Hazardous Materials:

EPA's Cleanup of Asbestos in Libby, Montana, and Related Actions to Address Asbestos-Contaminated Materials

GAO-03-469: Published: Apr 14, 2003. Publicly Released: May 15, 2003.

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Between 1979 and 1998, the number of deaths in Libby, Montana from asbestosis--a lung disease that progressively restricts breathing and can be fatal--was 40 to 80 times higher than the average for the United States. Vermiculite ore--containing high concentrations of asbestos--was mined at Libby between 1923 and 1990, and accounted for most of the world's vermiculite. Mining, processing, or any disturbance of the contaminated vermiculite releases asbestos fibers into the air, which can lead to respiratory illnesses, including asbestosis. When processed, the vermiculite is used in insulation, fireproofing materials, garden materials, and other products. GAO reviewed the history of the Environmental Protection Agency's (EPA) involvement in Libby prior to the agency's initiation of cleanup actions in 1999, the status and costs of EPA's cleanup in Libby, and other actions EPA and other federal agencies are taking to address exposure to asbestoss-contaminated materials.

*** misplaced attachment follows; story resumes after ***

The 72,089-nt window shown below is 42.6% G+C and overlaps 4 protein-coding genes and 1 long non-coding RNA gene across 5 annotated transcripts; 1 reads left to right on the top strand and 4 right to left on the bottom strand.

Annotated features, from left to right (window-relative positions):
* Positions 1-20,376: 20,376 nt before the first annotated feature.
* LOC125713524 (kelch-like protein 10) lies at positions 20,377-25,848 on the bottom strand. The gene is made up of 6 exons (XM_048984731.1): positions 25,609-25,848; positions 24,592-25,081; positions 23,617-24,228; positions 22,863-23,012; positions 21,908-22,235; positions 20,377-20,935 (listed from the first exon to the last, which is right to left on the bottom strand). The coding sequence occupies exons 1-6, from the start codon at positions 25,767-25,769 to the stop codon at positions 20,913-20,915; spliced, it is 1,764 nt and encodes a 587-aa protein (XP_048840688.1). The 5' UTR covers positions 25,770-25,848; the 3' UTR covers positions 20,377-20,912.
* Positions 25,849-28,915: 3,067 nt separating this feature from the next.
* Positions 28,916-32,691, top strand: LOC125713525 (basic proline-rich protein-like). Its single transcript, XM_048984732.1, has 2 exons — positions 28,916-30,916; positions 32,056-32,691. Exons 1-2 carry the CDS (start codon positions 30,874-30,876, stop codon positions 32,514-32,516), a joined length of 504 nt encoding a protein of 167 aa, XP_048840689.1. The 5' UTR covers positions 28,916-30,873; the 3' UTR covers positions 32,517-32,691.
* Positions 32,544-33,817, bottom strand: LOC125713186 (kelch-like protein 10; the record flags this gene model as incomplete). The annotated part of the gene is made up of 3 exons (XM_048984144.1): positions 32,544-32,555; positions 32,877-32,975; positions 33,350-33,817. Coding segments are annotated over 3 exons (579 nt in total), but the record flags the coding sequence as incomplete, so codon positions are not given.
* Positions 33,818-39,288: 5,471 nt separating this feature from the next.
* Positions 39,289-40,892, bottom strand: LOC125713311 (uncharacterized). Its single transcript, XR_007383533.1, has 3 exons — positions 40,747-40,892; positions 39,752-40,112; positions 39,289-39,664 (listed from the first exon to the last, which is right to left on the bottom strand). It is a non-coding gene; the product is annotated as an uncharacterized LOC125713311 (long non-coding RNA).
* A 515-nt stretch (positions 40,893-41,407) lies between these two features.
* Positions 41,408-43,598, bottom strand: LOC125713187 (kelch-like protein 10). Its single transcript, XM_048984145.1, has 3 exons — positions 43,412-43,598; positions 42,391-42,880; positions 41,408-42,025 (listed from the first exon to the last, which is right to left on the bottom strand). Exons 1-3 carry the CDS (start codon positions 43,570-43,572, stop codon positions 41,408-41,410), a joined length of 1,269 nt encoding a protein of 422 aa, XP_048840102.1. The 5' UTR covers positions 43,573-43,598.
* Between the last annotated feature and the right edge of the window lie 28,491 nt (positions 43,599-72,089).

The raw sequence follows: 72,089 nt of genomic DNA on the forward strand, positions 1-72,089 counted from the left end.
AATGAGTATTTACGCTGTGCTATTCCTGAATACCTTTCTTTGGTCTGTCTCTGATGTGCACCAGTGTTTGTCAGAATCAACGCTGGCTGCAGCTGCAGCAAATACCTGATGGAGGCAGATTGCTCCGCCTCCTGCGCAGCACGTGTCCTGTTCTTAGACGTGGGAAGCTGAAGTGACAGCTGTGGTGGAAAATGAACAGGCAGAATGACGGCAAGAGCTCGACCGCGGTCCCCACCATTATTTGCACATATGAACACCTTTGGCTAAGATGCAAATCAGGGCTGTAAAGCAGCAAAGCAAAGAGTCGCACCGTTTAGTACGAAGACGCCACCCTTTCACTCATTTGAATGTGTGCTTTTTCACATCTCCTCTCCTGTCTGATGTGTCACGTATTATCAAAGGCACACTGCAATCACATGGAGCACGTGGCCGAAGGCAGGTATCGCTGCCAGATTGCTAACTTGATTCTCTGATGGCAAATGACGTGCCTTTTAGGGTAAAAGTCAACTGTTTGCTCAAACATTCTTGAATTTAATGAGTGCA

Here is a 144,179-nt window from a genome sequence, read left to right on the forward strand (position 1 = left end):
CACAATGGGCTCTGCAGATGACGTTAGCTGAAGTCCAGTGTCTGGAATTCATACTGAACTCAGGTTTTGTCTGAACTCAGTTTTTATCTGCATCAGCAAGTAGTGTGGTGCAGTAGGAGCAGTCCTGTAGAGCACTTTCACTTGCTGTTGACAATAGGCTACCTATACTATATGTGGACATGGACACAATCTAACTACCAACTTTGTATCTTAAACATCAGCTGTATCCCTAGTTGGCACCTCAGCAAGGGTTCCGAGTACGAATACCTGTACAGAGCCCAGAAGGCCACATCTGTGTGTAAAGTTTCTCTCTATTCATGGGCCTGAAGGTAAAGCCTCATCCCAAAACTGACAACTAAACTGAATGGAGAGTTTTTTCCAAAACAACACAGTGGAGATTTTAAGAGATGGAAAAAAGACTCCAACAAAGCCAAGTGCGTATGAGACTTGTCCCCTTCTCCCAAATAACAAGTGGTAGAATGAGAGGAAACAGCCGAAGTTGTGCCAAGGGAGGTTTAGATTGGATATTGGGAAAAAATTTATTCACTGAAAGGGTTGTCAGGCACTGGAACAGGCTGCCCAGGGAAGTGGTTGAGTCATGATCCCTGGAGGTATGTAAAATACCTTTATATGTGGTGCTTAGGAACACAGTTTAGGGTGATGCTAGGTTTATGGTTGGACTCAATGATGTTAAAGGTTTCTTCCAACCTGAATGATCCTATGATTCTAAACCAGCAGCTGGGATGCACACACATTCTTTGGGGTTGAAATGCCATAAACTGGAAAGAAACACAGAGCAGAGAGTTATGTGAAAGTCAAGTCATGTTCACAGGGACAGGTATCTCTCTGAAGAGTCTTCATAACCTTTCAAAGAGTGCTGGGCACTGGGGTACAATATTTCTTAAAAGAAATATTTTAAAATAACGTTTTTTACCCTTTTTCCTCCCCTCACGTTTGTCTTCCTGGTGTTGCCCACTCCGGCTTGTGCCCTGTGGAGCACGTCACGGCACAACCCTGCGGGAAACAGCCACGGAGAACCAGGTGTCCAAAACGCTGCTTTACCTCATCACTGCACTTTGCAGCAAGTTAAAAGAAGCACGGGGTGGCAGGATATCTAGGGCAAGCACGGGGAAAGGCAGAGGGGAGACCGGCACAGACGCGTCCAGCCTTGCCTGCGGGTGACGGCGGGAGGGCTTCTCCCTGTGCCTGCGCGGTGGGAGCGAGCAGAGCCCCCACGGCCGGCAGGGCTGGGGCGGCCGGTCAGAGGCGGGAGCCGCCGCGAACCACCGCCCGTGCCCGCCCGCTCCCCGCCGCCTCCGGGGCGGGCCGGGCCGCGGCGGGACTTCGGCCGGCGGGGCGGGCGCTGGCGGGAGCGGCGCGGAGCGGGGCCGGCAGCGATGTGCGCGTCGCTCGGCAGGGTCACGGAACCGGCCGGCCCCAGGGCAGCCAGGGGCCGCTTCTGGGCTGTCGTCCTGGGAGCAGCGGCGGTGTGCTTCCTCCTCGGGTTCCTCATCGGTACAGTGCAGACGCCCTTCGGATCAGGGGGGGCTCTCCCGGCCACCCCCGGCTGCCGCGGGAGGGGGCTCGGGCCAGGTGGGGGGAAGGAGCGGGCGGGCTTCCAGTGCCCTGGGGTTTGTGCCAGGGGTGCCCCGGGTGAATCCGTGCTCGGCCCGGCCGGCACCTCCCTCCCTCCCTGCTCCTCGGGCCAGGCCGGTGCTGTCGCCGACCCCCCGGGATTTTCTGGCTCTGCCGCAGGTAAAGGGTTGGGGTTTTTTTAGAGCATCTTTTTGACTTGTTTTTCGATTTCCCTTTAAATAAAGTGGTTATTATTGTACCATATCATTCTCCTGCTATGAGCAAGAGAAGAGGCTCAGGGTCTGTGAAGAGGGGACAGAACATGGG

EPA has had a long track record investigating and cleaning up asbestos contamination at Libby, Montana. As far back as 1982, EPA reported that Libby vermiculite ore processed to remove impurities remained contaminated with asbestos. Nonetheless, EPA misjudged the extent of contamination at Libby and focused instead on higher-priority asbestos contamination issues at other locations. Although EPA had received citizen complaints about potential health risks with this vermiculite ore since 1992, it did not initiate an extensive investigation until after the media reported about health problems in Libby in 1999. Cleanup at Libby, begun in 2000, is expected to continue through 2007 and cost at least $179 million. Through 2002, EPA spent $79 million on cleaning commercial, residential, and public properties in Libby. Cleanup included sampling analyses, soil excavation and disposal, property restoration, and medical testing. EPA plans to spend another $100 million to complete cleanup activities at these properties and at the Libby mine. While the Libby cleanup continues, EPA and agencies within the Departments of Labor and of Health and Human Services have activities addressing potential exposure to substances contaminated with asbestos. For example, EPA and responsible parties are conducting cleanup at 14 sites that received Libby vermiculite ore, in addition to Libby.

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